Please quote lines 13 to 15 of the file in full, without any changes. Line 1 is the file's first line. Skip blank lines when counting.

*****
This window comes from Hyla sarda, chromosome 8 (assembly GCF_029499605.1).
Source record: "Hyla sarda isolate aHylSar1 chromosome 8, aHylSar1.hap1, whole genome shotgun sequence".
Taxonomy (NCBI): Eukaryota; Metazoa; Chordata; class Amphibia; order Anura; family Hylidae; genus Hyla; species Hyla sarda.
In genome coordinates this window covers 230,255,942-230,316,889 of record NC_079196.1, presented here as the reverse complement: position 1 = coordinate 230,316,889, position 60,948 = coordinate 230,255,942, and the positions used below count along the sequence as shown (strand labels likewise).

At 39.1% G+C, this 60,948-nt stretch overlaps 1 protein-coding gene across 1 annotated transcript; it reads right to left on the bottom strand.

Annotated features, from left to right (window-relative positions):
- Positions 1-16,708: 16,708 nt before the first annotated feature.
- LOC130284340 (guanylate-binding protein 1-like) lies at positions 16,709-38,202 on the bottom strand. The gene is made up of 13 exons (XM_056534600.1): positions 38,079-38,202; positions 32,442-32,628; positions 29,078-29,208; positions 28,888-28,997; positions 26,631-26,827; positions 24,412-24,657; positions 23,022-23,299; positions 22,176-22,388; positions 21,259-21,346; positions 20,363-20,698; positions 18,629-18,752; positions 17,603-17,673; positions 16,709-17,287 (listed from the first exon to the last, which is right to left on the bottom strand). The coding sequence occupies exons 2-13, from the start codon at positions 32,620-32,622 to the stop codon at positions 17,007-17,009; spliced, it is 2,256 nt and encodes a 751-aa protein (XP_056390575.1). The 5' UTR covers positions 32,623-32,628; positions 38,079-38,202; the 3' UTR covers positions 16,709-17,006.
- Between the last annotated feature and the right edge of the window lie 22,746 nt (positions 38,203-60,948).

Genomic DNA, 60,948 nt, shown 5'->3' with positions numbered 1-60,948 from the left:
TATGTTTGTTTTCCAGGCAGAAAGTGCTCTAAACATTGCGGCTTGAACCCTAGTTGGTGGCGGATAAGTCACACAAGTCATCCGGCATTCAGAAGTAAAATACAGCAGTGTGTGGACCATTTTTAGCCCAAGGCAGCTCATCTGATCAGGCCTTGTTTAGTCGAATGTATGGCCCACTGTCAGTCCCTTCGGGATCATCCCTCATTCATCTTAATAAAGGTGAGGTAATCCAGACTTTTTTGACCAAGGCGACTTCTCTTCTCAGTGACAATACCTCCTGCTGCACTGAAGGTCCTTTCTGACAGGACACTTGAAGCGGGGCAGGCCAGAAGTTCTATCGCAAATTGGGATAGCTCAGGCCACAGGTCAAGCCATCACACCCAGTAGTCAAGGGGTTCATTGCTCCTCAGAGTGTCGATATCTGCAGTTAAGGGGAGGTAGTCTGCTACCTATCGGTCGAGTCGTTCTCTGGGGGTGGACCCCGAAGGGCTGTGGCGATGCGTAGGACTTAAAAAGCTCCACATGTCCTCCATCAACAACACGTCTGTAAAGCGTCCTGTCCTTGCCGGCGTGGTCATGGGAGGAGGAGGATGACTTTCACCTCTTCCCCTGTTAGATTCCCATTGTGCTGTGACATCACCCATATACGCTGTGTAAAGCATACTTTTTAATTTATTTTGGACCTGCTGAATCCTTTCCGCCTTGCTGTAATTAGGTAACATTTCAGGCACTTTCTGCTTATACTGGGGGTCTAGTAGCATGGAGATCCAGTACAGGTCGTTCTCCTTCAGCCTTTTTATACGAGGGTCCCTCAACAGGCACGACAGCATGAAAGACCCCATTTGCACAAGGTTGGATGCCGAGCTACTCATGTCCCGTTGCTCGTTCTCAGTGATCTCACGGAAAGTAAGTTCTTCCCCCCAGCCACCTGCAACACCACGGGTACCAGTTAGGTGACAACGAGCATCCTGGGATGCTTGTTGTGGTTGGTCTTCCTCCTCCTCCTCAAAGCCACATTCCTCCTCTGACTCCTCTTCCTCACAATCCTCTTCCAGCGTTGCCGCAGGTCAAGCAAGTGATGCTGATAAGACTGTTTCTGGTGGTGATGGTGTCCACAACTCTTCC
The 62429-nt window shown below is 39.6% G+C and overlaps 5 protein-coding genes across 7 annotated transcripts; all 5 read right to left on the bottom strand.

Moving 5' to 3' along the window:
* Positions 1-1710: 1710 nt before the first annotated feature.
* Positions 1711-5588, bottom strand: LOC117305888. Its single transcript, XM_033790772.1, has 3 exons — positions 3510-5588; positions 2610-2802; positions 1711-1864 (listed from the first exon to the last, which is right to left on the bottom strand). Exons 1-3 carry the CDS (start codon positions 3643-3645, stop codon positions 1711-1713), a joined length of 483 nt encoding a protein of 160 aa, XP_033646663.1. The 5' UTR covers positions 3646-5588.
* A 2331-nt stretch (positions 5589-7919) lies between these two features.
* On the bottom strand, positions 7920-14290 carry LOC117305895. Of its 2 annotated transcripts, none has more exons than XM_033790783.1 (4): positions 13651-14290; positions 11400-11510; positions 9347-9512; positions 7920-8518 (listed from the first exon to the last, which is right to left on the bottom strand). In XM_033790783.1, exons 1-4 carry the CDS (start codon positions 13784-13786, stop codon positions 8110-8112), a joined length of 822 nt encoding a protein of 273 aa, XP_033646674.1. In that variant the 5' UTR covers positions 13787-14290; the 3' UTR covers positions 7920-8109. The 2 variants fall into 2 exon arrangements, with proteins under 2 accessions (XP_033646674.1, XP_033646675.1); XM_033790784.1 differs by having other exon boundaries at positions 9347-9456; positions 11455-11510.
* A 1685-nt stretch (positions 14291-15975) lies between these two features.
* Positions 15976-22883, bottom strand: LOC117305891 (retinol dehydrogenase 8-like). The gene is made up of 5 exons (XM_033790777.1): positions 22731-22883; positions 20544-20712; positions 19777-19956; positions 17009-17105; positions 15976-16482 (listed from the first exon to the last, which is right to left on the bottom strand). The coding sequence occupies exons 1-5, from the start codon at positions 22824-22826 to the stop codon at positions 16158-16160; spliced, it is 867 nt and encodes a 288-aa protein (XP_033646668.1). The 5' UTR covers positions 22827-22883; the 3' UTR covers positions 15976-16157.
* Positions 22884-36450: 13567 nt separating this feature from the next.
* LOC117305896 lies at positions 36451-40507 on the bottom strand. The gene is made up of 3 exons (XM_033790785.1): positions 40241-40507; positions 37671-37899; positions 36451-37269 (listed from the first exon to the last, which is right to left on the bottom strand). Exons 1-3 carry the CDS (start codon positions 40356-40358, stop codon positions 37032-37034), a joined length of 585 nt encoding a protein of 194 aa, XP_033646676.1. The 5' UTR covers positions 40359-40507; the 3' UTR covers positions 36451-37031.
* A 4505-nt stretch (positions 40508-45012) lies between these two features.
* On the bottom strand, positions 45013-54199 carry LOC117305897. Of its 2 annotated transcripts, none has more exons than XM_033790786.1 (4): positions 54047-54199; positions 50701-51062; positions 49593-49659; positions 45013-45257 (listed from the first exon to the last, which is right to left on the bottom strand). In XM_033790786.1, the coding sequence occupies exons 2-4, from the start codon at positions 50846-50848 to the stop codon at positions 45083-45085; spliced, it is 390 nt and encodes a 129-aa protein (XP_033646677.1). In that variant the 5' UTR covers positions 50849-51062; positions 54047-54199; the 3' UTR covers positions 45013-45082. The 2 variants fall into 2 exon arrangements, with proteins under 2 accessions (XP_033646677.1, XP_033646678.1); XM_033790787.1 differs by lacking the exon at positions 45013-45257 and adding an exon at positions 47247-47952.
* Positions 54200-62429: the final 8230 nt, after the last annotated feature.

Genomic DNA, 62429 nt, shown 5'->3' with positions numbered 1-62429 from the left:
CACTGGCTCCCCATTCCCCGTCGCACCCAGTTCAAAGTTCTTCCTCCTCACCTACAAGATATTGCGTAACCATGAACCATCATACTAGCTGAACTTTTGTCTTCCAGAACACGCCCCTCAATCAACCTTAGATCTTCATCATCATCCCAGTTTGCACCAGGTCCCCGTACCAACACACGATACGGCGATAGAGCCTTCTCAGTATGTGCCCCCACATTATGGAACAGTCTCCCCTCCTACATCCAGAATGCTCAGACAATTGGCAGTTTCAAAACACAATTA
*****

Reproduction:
Moving 5' to 3' along the window:
* Positions 1-1710: 1710 nt before the first annotated feature.
* Positions 1711-5588, bottom strand: LOC117305888. Its single transcript, XM_033790772.1, has 3 exons — positions 3510-5588; positions 2610-2802; positions 1711-1864 (listed from the first exon to the last, which is right to left on the bottom strand). Exons 1-3 carry the CDS (start codon positions 3643-3645, stop codon positions 1711-1713), a joined length of 483 nt encoding a protein of 160 aa, XP_033646663.1. The 5' UTR covers positions 3646-5588.